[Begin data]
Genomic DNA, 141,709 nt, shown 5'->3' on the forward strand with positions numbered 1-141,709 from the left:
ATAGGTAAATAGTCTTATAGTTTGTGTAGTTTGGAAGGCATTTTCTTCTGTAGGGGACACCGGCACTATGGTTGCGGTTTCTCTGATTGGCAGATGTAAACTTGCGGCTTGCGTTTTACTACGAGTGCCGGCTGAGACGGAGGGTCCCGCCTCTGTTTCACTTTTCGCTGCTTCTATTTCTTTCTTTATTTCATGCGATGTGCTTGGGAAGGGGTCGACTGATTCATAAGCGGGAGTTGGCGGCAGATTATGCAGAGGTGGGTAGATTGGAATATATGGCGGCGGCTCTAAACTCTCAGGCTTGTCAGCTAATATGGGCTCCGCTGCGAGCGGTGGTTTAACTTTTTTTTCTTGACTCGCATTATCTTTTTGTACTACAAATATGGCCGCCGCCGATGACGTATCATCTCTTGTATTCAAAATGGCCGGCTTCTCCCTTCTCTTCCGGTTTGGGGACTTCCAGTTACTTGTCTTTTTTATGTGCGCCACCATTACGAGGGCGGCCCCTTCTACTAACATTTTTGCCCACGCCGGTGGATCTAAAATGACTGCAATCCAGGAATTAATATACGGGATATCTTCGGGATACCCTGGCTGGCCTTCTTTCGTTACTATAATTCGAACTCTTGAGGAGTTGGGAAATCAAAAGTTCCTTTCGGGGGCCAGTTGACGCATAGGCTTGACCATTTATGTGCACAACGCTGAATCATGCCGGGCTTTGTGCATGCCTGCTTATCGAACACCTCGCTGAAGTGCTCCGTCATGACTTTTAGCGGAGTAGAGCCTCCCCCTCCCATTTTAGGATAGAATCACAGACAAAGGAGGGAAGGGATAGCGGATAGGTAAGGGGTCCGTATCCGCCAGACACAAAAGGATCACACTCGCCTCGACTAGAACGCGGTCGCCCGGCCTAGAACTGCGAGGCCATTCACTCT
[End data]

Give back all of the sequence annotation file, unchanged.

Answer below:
Genomic DNA, 141,709 nt, shown 5'->3' on the forward strand with positions numbered 1-141,709 from the left:
ATAGGTAAATAGTCTTATAGTTTGTGTAGTTTGGAAGGCATTTTCTTCTGTAGGGGACACCGGCACTATGGTTGCGGTTTCTCTGATTGGCAGATGTAAACTTGCGGCTTGCGTTTTACTACGAGTGCCGGCTGAGACGGAGGGTCCCGCCTCTGTTTCACTTTTCGCTGCTTCTATTTCTTTCTTTATTTCATGCGATGTGCTTGGGAAGGGGTCGACTGATTCATAAGCGGGAGTTGGCGGCAGATTATGCAGAGGTGGGTAGATTGGAATATATGGCGGCGGCTCTAAACTCTCAGGCTTGTCAGCTAATATGGGCTCCGCTGCGAGCGGTGGTTTAACTTTTTTTTCTTGACTCGCATTATCTTTTTGTACTACAAATATGGCCGCCGCCGATGACGTATCATCTCTTGTATTCAAAATGGCCGGCTTCTCCCTTCTCTTCCGGTTTGGGGACTTCCAGTTACTTGTCTTTTTTATGTGCGCCACCATTACGAGGGCGGCCCCTTCTACTAACATTTTTGCCCACGCCGGTGGATCTAAAATGACTGCAATCCAGGAATTAATATACGGGATATCTTCGGGATACCCTGGCTGGCCTTCTTTCGTTACTATAATTCGAACTCTTGAGGAGTTGGGAAATCAAAAGTTCCTTTCGGGGGCCAGTTGACGCATAGGCTTGACCATTTATGTGCACAACGCTGAATCATGCCGGGCTTTGTGCATGCCTGCTTATCGAACACCTCGCTGAAGTGCTCCGTCATGACTTTTAGCGGAGTAGAGCCTCCCCCTCCCATTTTAGGATAGAATCACAGACAAAGGAGGGAAGGGATAGCGGATAGGTAAGGGGTCCGTATCCGCCAGACACAAAAGGATCACACTCGCCTCGACTAGAACGCGGTCGCCCGGCCTAGAACTGCGAGGCCATTCACTCT